Leaving No Stone Unturned
This is a long post where I muse aloud, trying to make sense of the conflicting thoughts in my head and heart. If you have no interest in the education system, you may want to skip it. If you do have kids, even if they’re young, it’s worth thinking about these things now, before you get to the place where you need to make a decision. If your kids are older than mine, you may have already made these types of decisions.
I’ll start by saying that we’re lucky: we have a decision to make. I mean that in the sense that we lucked out with having kids in general, but also that they are intelligent, thoughtful human beings who excel in the classroom. But there is so much more that we want for them than admission to the college of their choice.
First they are babies and you worry about what to feed them. You worry about brain development and weight gain. You pepper the pediatrician with questions; you stress over the milestones listed in popular baby books. Then they grow a bit and you worry whether you’re providing them with the right toys, the ones that will develop that part of the brain that can do high level math. You worry about their classes and whether they have enough play dates and whether they’re really playing with other kids or engaging in sideways play beside them.
I’ve learned by this point that the worrying never ends; it just changes in shape with each stage.
Because this is it. This is their foundation, the brain and body on which they’ll build the rest of their life. I mean, what if a choice you make now negatively impacts them in the future? What if Cheetos are found to stunt reading ability or you discover that your child has behavioural issues later in life because you never soothed them with Baby Einstein?
We may worry about different things, but I think all parents worry that we are fucking things up. That we are in charge of raising another human being towards adulthood, and we are accidentally screwing up some piece of it.
We’ve hit that education turning point year, third grade. For those unfamiliar with the American school system, third grade is a transition year where students start getting sorted in categories. GT is code for gifted and talented. (Not, as the Wolvog thought, short for GT Racing, one of his favourite video games. He thought perhaps those initials meant that the teacher had figured out just how much he loves cars.)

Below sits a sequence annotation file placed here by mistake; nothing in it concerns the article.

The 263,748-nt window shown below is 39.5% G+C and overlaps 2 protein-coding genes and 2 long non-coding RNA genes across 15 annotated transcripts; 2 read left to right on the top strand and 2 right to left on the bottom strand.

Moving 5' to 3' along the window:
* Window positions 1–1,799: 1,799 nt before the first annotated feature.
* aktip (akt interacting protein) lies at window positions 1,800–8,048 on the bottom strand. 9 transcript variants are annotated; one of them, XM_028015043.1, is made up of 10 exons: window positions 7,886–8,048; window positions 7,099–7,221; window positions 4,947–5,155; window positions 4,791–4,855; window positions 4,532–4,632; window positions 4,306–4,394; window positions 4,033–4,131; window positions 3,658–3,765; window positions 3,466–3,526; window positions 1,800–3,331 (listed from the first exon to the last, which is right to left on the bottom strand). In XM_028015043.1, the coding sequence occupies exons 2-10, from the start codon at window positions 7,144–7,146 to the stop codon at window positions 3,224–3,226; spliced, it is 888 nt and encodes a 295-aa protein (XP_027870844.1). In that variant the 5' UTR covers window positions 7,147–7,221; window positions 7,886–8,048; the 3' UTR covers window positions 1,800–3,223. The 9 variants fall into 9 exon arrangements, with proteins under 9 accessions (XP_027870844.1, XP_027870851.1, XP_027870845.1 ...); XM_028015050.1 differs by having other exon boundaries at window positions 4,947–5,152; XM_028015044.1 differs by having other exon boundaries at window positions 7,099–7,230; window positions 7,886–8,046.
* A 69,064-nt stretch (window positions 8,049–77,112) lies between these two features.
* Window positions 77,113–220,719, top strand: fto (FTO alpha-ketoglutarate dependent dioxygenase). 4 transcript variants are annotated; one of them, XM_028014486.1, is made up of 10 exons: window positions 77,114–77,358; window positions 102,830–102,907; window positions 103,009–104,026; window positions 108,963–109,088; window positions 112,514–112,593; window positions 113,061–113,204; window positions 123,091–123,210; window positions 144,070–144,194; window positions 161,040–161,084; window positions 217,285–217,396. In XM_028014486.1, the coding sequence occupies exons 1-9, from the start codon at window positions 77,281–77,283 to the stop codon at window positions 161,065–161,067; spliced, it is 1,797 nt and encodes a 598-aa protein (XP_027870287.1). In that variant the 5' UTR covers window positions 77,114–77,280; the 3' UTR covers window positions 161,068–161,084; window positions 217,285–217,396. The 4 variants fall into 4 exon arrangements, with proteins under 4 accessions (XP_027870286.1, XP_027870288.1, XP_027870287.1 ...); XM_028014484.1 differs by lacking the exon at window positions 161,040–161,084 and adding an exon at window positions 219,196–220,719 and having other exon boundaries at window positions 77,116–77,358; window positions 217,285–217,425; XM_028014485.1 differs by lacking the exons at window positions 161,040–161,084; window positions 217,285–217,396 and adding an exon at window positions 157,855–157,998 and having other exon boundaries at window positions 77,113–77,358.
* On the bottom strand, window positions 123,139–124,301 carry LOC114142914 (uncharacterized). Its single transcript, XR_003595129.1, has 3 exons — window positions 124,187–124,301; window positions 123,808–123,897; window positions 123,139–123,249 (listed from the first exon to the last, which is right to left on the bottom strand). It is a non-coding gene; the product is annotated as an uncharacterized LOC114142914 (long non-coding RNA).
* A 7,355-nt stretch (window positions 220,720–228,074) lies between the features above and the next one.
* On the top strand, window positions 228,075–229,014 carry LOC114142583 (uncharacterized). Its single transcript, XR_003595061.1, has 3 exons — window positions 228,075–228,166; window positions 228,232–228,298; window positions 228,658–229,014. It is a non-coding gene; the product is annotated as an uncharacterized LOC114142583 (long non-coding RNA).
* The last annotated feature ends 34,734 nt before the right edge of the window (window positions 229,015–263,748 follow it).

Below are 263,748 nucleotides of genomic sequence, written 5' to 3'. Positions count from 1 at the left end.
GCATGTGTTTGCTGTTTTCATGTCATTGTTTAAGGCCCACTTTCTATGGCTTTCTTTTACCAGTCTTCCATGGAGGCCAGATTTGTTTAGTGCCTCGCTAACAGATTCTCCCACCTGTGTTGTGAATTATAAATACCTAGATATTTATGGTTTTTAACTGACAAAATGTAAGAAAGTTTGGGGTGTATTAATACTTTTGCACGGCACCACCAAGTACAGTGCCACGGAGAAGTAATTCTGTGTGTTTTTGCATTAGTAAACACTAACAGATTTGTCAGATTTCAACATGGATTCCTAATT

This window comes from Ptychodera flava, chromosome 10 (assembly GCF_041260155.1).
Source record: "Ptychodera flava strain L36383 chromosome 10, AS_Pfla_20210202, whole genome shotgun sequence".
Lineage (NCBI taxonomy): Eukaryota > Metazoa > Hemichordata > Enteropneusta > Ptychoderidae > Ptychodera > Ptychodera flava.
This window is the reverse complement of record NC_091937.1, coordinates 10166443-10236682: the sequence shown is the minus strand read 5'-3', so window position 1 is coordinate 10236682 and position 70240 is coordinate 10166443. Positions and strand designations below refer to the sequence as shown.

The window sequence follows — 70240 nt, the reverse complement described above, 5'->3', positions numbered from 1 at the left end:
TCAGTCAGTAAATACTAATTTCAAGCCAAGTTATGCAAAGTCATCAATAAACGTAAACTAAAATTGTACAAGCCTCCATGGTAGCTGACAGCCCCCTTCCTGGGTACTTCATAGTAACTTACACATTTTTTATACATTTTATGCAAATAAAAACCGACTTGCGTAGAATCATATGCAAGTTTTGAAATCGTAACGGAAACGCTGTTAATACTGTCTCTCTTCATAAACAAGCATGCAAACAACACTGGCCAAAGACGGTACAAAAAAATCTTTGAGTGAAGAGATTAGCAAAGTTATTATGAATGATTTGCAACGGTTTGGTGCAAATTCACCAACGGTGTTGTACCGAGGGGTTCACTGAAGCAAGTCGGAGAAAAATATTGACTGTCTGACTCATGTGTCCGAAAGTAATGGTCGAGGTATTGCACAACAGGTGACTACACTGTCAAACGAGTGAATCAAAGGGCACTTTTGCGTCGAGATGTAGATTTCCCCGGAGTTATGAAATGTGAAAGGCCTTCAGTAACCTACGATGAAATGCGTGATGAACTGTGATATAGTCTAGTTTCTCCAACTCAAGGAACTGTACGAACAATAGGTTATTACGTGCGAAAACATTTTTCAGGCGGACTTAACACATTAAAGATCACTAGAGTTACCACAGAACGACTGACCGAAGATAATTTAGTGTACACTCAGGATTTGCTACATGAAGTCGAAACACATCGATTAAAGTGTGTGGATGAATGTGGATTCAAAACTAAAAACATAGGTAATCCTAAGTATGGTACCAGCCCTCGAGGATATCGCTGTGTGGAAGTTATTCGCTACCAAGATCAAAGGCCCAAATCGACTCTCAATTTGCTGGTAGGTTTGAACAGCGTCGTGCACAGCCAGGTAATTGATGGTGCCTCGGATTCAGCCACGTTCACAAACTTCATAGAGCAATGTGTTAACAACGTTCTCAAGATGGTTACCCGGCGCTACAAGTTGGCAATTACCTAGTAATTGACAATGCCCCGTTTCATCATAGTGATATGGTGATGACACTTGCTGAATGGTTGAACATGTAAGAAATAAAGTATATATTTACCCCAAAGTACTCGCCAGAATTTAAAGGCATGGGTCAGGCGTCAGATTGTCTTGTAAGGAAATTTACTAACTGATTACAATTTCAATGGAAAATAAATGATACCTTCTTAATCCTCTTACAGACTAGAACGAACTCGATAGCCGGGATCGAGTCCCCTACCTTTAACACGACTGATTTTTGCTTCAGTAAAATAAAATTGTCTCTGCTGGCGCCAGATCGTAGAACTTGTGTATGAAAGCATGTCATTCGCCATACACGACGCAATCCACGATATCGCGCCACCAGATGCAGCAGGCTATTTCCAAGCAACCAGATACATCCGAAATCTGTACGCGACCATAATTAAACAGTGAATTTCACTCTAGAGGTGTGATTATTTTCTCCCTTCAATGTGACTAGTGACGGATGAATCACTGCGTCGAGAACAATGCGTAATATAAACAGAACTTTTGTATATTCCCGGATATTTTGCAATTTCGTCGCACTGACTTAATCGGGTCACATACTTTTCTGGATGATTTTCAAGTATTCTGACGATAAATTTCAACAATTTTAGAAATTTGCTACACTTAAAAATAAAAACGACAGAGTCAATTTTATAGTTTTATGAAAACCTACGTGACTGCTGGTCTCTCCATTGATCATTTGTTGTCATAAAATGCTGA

In third grade, students have the opportunity to apply to a GT public school. They are specialized programs in the county, usually placed inside a school with lower test scores in order to raise the profile of the general school. In exchange for parents lending their children to another school in order to raise their scores, they are given extras through the program. I know that is a very bitter, very negative way of viewing these programs, but there is a lot to feel bitter and negative about when it comes to these programs. Unless activities can miraculously be scheduled around that school schedule, many programs preclude kids from having the well-rounded life we want them to have outside of academia. They may be with like-minded kids, but those kids don’t live in their neighbourhood making it difficult to continue the friendship outside of school hours. A 45-minute commute is tacked onto both ends of the school day making school pretty much the only thing that happens from Monday through Friday. Admission to these programs means moving from school to school (and new set of kids to new set of kids) every few years, applying and holding your breath over and over again.
Moreover, the school is dangled before parents like a jewel, and as we reach out to touch it, our hand is slapped and we’re reminded that maybe two kids will get in. 30 may apply and two will get in.
I don’t know how I feel about GT schools. Actually, I’m not sure why I said that. I obviously know how I feel: I feel like labeling has just as many drawbacks as it has advantages. That for every kid who feels great about themselves in the moment, that they will also feel the sting of that label in the future when their preciousness is not cherished or recognized. Because it won’t. There will be future endeavours where they will fail because everyone has endeavours where they fail. And kids who have been set up to believe that they are better, smarter, more capable are more likely to suffer from greater hurt and a deeper fall than those who believe that they are no better, no more deserving, no more fantastic than anyone else on this earth. That we all have strengths and weaknesses, and it’s better to stick together in a diverse community.
I know what you’re thinking right now. You’re about to suck in your breath and skip right now to the comment section to tell me about how brilliant your child is, and how they can’t possibly function in a regular classroom. And if they can’t, then the GT school is right for your kid. But my kids can thrive in a regular classroom. They’re happy learners at the moment. They have good friends.
And this is my blog, and right now, we’re talking about my kids. So…